Architecture must be spontaneous and closer to life, says Wang Shu

For the first time, Pritzker Architecture Prize, considered as the Nobel prize in architecture, has been awarded to Wang Shu (48) a Chinese, for “producing an architecture that is timeless, deeply rooted in its context and yet universal.”

The jury observed that the award “represents a significant step in acknowledging the role that China will play in the development of architectural ideals.”

Equally important is the fact that, after a long time, the prize has moved away from “architecture of the spectacular” to architecture that “is a matter of everyday life.”

The prize includes a $100,000 grant, a citation certificate, and a bronze medallion.

In 1997, Mr. Wang and his wife Lu Wenyu started Amateur Architecture Studio in Hangzhou.

Library of Wenzheng College at Suzhou University, Xiangshan Campus of the China Academy of Art, vertical courtyard apartments that comprise six 26-storey towers in Hangzhou, Ceramic House in Jinhua and Ningbo History Museum are some of the important buildings designed by this couple.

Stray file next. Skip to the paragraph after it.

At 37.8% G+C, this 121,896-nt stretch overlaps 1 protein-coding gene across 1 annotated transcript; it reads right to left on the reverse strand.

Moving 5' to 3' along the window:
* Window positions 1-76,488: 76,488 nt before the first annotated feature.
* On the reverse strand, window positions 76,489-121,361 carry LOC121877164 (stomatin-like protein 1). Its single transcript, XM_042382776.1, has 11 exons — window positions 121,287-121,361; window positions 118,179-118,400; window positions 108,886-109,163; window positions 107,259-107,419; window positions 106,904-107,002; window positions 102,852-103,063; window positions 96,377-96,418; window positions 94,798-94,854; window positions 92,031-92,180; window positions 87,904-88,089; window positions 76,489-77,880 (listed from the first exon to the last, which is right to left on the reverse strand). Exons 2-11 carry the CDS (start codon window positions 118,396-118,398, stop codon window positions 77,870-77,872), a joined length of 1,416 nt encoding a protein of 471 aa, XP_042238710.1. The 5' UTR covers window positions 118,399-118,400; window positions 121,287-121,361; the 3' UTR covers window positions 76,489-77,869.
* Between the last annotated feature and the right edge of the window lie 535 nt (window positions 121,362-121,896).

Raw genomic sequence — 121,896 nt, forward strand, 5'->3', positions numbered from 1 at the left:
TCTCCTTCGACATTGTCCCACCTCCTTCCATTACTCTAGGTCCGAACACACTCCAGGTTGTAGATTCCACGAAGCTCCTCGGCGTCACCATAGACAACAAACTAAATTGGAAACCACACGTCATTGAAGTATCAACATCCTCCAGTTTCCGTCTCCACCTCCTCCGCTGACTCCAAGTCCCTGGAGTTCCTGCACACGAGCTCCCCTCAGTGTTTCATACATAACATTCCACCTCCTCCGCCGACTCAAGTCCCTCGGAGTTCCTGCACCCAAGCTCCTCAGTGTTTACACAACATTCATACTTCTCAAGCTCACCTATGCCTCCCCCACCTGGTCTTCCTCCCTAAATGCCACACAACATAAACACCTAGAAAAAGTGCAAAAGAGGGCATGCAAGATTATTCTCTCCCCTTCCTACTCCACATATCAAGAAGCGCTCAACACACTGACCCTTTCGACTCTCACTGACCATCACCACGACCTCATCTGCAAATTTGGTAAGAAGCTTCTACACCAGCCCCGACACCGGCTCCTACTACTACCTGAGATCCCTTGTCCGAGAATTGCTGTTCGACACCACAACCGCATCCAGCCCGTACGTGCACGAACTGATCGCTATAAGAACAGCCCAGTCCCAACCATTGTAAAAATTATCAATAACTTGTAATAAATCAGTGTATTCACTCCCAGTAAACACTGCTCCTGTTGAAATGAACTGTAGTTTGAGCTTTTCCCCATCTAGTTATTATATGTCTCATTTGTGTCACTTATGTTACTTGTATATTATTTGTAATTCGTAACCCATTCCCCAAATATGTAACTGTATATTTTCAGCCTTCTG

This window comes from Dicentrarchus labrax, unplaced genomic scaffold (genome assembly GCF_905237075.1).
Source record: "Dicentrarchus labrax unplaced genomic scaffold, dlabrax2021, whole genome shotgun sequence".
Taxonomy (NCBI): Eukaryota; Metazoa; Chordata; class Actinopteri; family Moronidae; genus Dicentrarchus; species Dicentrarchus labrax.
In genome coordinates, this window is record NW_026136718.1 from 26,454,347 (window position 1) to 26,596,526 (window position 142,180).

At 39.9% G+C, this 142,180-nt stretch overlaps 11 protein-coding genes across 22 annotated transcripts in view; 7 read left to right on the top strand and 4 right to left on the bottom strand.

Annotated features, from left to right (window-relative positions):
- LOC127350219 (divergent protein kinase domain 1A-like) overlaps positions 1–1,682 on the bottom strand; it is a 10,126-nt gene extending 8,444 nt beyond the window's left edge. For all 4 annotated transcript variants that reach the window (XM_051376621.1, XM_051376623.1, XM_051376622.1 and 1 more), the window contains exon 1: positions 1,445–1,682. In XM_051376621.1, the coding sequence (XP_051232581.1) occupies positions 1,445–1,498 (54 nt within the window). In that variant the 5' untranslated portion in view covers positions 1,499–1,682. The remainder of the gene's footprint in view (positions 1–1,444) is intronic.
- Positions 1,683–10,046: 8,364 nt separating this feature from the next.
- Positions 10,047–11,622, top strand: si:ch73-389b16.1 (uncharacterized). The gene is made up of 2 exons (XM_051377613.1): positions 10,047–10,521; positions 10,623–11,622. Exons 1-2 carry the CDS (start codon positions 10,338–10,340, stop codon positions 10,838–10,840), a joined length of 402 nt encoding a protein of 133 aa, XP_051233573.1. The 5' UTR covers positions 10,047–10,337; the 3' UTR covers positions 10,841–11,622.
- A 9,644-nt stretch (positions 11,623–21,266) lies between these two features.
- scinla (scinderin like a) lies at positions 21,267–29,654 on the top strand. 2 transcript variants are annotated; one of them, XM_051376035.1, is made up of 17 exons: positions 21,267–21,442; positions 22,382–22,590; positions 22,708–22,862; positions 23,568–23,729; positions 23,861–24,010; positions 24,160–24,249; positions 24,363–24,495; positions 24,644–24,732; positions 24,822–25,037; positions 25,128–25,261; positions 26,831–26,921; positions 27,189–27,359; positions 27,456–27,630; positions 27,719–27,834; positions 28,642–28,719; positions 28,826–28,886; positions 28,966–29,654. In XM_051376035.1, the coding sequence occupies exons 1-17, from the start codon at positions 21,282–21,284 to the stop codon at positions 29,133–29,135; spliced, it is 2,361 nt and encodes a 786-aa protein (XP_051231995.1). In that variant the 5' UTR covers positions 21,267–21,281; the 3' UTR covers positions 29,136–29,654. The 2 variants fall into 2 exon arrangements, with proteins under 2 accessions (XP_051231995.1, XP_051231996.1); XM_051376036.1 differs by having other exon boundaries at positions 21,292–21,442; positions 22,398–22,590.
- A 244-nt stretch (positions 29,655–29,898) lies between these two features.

Mr. Wang‘s works depart from many of the star architects who had won this prize. Architecture should adapt constantly to the environment and conditions of construction and it has to be spontaneous and closer to life, thinks Wang.

He often recycles materials obtained from demolished buildings and collaborates with construction workers. For instance, he reused over two million tiles from demolished traditional houses to build the roofs of Xiangshan Campus buildings. This refreshing approach to sustainable design has created exciting buildings and won him a few awards.

Mr. Wang is critical of large-scale demolition of urban areas and concretisation of rural areas in the country. To him, history must not be demolished in order to develop.

As Yung Ho Chang, another architect and one of the jurors observed, Mr. Wang's work “shows that architecture in China is more than the mass production of market-driven banality and the reproduction of the exotic.”

Mr. Wang heads the Architecture Department of the China Academy of Art in Hangzhou and is also a visiting professor at Harvard Graduate School of Design in Cambridge, Massachusetts.

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A. SrivathsanJune 28, 2012